Writings of scholars engaged in (mostly) political or (less commonly) social advocacy provide a fascinating opportunity to examine the usage of rhetorical techniques – techniques that, to a large extent, rely on fallacies. It so happens that many of such writings provide a convenient scholarly fig leaf for lawmakers trying to introduce or block various policies. Inequality – a Reassessment of the Effect of Family and Schooling in America by Christopher Jencks is just one such example. I have lasted all of the first chapter there.
Jencks starts with a strikingly arbitrary definition of wealth and poverty – to him, wealth is not measured by luxuries (such as ownership of a yacht), but by the ability to buy other people’s time. If one follows this line of reasoning, an up and coming hip hop star living in hotels and hiring a large entourage would be considered richer than a solitary majority shareholder satisfied with one housekeeper – the latter’s wealth is tied up in equity not directly translatable into work-hours under his direct custody and control.
In a broad swipe, Jencks generalizes from thus relativized wealth and poverty to cognitive skills taught at schools, and ties them together only to ‘prove’ that inequality or poverty cannot be eliminated by improved education. What a relief for county officials looking for ways to cut public school funding.
In arguing his point of view, Jencks conveniently ignores any fact that would falsify his claims. To him, inequality of income is an outcome of some predetermined Calvinist combination of luck and competence, and those earning more are more lucky and competent (not to mention more productive) than those earning less. He even goes as far as calling lower-income earners “unlucky and incompetent.” Sounds like bad news to academics and to public servants thus compared with investment bankers, not to mention to notoriously underpaid ER doctors and engineers when compared to oil fields workers and even to New Jersey cops.
Additionally, for Jencks “There is no evidence that school reform can substantially reduce the extent of cognitive inequality…” measured by standardized tests or even by educational attainment. (8) It begs the question whether Jencks has ever bothered verifying where U.S. students are placed in worldwide rankings of their reading, science and mathematics skills (according to the PISA test, U.S. 15-year olds scored 25th among the 34 OECD countries in math, and 17th in science and reading). Perhaps it might be time to look at what other countries are doing right. But even in Jencks’ purely domestic scope of analysis, the over-performing schools whose results might serve as examples and be emulated by others are conveniently excluded as outliers. Only large public schools are considered by Jencks, and his findings, unsurprisingly, show no significant differences in their students’ achievement. Apparently, elite private or public high schools sending their alumni to Ivy League universities and whose graduates then become high earners in society do not deserve much comment: “We cannot blame economic inequality on differences between schools, since differences between schools seem to have very little effect on any measurable attribute of those who attend them.” (8). Take that, Bronx Science.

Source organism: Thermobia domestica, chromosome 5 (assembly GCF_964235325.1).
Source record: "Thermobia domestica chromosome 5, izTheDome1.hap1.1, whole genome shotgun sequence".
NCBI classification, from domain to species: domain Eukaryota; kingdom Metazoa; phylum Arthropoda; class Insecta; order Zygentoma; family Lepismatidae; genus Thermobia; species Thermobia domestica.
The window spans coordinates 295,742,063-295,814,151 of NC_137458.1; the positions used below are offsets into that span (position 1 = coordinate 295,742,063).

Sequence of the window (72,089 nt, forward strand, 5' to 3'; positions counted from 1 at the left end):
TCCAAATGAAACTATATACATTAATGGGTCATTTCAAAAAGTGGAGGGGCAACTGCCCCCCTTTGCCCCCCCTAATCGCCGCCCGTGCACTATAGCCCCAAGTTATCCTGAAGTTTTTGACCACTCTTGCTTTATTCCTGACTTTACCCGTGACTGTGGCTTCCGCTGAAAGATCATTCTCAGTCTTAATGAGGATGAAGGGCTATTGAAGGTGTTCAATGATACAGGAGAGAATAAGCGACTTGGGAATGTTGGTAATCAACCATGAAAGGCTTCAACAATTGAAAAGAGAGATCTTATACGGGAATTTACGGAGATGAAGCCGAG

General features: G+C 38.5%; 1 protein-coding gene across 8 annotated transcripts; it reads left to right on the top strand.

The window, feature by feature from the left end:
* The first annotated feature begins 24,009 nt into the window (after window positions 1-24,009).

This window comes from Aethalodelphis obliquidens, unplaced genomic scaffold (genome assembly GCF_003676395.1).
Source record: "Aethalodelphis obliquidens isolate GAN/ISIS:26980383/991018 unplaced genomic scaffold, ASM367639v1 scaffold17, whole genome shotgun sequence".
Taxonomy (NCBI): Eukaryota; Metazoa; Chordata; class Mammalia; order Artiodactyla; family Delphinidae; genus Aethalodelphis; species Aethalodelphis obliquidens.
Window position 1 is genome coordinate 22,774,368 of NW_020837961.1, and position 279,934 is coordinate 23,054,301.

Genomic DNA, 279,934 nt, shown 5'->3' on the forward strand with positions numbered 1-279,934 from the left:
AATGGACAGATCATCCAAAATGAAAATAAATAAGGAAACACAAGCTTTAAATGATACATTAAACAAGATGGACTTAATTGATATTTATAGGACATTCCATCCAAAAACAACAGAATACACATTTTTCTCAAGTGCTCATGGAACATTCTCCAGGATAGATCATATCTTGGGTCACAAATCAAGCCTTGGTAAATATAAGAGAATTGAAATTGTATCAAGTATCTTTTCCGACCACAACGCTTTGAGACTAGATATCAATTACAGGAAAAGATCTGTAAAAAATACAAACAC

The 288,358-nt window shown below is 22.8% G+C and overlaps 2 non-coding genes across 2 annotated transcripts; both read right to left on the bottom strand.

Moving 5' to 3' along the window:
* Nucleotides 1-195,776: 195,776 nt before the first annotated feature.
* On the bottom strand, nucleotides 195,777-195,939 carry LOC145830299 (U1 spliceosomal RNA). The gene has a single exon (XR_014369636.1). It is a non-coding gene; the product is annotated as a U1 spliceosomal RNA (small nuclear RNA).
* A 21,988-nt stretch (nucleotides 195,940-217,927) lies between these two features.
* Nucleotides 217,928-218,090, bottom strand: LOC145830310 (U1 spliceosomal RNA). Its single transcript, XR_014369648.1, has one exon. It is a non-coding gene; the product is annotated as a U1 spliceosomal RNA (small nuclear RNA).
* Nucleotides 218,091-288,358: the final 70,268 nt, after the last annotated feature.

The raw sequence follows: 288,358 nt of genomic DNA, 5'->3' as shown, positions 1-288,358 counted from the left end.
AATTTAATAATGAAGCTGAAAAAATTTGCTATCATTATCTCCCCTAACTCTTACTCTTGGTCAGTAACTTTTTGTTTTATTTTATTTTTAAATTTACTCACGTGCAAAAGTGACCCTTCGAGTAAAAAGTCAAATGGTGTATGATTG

Jencks then goes on to muse about such revolutionary ideas as services to be provided by the state and reduction of inequality of earnings through regulation (for example, the unthinkable concept of a minimum wage law that would actually result in a living wage). Of course, as he points out, such legislation could not possibly be passed by Congress. Too bad – it appears that Europe invented these things way before Jencks, and actually managed to introduce them without the popular revolt he seems to fear. In fact, inequality has been significantly reduced there by comparison. Fortunately for Jencks, neither the U.S. public nor politicians nor even overly many scholars care about the world beyond the water’s edge.
After deciding that nonmonetary incentives encouraging contribution to the common good, such as social and moral incentives, are “inflexible and very coercive,” Jencks goes on to argue that equality of education is not just and equitable either, because “the natural demand for both cognitive skills and schooling is very unequal.” (11) Of course – why try to force classes on a seven-year-old who would rather ride a bike, or demand completing homework from a teenager so much more interested in Facebook. Even worse – encouraging people to get an education is outright unjust: “This puts egalitarians in the awkward position of trying to impose equality on people…,” especially given that, as Jencks does not tire to repeat, “we have found rather modest relationship between cognitive skill and schooling on the one hand and status and income on the other.” (11) Um, just to be sure, could we check again how exactly Jencks and his colleagues ended up at Harvard?
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